Late summer vacation thoughts and poems...

I am heading BACK out for a week of late summer vacation starting tomorrow - and I LOVE this season. It is already starting to grow cooler in the Berkshires - it hasn't been much of a summer given all the rain - and as it comes there is a clear shift in sunlight upon us.

Poet Donald Hall speaks of the "growing darkness" that matures into New England winters. Some people hate and fear it while others cherish the way the darkness envelopes the soul in a deep, quiet meditation. After 10 years in the desert Southwest, I tend to grow weary of the final dark days of winter but really enjoy the early descent. So while it is coming, I will be out in the late summer sun to play... poet Mary Oliver puts it like this:

The mockingbird
opens his throat
among the thorns
for his own reasons

but doesn't mind
if we pause
to listen
and learn something

for ourselves;
he doesn't sop,
he nods
his gray head

with the frightfully bright eyes,
he flirts
his supple tail.
he says:

listen, if you would listen.
There's no end
to good talk,
to passion songs,

to the melodies
that say
this branch,
this tree is mine,

to the wholesome
happiness
of being alive
on a patch

of this green earth
in the deep
pleasures of summer.
What a bird!

Your clocks, he says plainly,
which are always ticking,
do not have to be listened to.
The spirit of his every word.

This will mostly be an "alone" vacation week as my honey has to be at work. I hope to travel South to see my father. He is the same age as the late Senator Kennedy. For a host of reasons I am painfully aware that every day is precious and another season cannot be taken for granted; so I will take a road trip to Maryland by myself and use it as a time of quiet reflection and solitude. Wendell Berry's poem comes to mind...

The longer we are together
the larger death grows around us.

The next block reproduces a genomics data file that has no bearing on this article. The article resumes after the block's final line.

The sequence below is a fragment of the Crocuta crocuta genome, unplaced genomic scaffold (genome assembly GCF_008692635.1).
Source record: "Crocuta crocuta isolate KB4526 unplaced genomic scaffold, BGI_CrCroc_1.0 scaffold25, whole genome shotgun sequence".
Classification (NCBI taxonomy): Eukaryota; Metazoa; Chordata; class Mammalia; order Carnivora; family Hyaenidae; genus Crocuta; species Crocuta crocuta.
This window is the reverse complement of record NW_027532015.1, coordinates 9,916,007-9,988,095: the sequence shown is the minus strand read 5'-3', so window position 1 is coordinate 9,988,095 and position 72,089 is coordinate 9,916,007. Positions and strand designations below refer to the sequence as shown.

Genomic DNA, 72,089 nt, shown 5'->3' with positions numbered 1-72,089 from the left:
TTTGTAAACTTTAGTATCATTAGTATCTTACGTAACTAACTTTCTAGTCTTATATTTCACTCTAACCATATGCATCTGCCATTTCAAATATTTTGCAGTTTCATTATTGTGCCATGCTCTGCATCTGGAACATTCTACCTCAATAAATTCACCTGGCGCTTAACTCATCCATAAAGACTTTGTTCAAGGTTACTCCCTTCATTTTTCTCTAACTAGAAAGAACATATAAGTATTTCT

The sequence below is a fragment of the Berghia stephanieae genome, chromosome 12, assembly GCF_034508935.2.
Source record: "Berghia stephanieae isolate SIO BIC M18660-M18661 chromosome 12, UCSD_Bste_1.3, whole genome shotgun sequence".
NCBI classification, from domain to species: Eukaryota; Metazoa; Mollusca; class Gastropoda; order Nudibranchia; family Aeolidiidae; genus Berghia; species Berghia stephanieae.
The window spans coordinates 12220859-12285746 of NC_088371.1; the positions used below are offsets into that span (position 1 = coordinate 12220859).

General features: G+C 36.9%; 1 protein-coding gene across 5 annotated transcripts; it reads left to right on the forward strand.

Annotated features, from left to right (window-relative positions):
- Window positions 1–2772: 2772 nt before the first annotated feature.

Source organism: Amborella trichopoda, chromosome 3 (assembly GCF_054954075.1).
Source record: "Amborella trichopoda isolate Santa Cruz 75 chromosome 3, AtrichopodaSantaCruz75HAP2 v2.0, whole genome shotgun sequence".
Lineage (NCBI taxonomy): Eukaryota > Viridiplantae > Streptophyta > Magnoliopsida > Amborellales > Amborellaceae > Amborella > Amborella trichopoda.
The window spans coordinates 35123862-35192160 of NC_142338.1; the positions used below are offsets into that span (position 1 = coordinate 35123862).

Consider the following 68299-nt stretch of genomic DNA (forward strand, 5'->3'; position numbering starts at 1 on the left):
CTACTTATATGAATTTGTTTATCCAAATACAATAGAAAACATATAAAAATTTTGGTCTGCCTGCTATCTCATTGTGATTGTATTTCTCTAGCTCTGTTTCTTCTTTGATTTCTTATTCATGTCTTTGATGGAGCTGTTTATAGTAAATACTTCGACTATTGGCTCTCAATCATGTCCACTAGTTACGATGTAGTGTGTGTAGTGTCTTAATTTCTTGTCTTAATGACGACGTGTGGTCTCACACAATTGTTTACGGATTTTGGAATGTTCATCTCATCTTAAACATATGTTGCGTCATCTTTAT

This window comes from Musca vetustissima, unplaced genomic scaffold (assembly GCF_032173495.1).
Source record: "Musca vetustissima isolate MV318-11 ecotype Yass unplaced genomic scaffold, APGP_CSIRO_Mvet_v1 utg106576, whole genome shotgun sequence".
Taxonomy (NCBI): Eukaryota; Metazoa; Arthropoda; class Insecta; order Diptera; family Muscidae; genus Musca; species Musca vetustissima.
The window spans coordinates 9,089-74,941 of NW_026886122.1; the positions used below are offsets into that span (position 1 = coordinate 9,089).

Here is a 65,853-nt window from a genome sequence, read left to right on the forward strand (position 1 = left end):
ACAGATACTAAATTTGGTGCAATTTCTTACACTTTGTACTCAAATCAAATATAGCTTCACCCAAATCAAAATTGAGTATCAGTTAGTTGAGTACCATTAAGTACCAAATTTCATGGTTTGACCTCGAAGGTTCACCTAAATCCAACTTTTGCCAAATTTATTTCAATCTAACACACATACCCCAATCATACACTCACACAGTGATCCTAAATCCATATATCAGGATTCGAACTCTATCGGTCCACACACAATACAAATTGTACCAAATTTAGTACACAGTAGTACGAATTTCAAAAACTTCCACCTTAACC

How many we know by now
who are dead! We, who were young,
now count the cost of having been.
And yet as we know the dead
we grow familiar with the world.
We, who were young and loved each other
ignorantly, now come to know
each other in love, married
by what we have done, as much
as by what we intend. Our hair
turns white with our ripening
as though to fly away in some
coming wind, bearing the seed
of what we know. It was bitter to learn
that we come to death as we come
to love, bitter to face
the just and solving welcome
that death prepares. But that is is bitter
only to the ignorant, who pray
it will not happen. Having come
the bitter way to better prayer, we have
the sweetness of ripening. How sweet
to know you by the signs of this world.

These past two weeks back at church - preparing for a new season of ministry and mission, study and service in the Spirit of Christ - have been full: there is a new staff musician to hire, new worship and adult forums to set into place, new small groups to organize, a new website to launch, a mission trip to plan as well as a renewed evangelism team to recruit and train.

One of the challenges of being a part of a small, renewal community involves consensus: it takes a lot of work - and even more time - to bring 70+ people to common ground. In a worship community of about 100, however, if you don't have that consensus then trust can evaporate quicker than spit on a Tucson highway. No, in a smaller community, finding common ground is essential if real change is to happen. My prayer for this time away, then, has something to do with learning again how to wait and be nourished in the waiting. One helper is Robert Frost...

Love at the lips was touch
As sweet as I could bear;
And once that seemed too much;
I lived on air

That crossed me from the sweet things,
The flow of - was it musk
From hidden grapevine springs
Downhill at dusk?

I had the swirl and ache
From sprays of honeysuckle
That when they're gathered shake
Dew on the knuckle.

I craved strong sweets, but those
Seemed strong when I was young;
the petal of the rose
It was that stung.

Now no joy but lacks salt,
That is not dashed with pain
And weariness and fault;
I crave the stain

Of tears, the aftermark
Of almost too much love
The sweet of bitter bark
and burning close.

When stiff and sore and scarred
I take away my hand
From leaning on it hard
In grass and sand,

The hurt is not enough:
I love for weight and strength
To feel the earth as rough
To all my length.

So off I go to the road - to the South - to my father's - alone (armed only with a few books and my IPOD.) More as it unfolds like the songs suggests...


NOTE: just after getting plans in place to head out to see my dad I was notified by my sister that he has been hospitalized. He fell and dislocated his shoulder and had an allergic reaction to pain meds - and is now on a ventilator. More as it unfolds...
photo credits: dianne de mott @ http://picasaweb.google.com/DKdeMott

Comments

RJ said…
thank you my friend...
Black Pete said…
Travelling mercies, man.
RJ said…
thanks, brother... what a year!
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